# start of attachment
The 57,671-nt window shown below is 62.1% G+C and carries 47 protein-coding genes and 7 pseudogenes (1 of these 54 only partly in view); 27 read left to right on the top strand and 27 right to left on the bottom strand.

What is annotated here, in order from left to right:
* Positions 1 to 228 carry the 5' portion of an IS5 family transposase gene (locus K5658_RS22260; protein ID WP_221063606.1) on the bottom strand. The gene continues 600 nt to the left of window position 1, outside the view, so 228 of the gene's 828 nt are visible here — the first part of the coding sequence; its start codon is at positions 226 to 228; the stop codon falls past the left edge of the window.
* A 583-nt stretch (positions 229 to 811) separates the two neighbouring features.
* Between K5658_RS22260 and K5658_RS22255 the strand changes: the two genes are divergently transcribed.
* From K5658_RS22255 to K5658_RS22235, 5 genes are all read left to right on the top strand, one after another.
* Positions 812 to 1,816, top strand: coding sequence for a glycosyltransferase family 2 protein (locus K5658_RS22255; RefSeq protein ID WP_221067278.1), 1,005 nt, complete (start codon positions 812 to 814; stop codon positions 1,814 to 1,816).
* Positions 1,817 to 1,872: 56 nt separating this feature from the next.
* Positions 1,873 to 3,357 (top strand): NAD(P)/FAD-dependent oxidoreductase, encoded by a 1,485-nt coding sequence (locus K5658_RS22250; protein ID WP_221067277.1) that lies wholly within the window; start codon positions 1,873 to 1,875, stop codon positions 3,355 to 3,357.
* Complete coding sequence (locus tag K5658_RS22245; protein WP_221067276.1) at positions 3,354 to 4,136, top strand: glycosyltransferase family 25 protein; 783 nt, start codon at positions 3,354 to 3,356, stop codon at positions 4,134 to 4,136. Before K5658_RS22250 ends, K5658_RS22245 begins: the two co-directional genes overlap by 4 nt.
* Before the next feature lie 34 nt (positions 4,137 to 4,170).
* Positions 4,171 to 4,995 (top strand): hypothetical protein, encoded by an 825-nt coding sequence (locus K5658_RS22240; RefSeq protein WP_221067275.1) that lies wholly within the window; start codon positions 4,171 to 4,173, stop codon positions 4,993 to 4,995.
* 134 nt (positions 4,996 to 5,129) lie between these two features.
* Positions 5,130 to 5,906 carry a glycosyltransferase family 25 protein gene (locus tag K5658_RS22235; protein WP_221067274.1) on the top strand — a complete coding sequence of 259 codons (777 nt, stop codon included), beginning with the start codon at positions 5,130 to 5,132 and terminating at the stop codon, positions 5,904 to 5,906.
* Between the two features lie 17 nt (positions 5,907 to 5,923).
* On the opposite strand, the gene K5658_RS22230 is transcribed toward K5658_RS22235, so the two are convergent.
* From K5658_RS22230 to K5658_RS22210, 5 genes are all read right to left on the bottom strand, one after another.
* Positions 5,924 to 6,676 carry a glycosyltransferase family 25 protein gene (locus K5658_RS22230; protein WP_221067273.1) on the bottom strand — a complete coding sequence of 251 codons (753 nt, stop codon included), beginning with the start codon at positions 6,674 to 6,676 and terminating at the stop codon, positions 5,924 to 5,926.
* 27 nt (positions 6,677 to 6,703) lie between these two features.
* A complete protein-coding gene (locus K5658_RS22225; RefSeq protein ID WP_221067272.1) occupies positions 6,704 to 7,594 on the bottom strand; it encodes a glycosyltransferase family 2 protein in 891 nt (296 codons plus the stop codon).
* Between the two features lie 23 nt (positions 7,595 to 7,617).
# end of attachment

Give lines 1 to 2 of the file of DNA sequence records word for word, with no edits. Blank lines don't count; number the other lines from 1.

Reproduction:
The 57,671-nt window shown below is 62.1% G+C and carries 47 protein-coding genes and 7 pseudogenes (1 of these 54 only partly in view); 27 read left to right on the top strand and 27 right to left on the bottom strand.

What is annotated here, in order from left to right: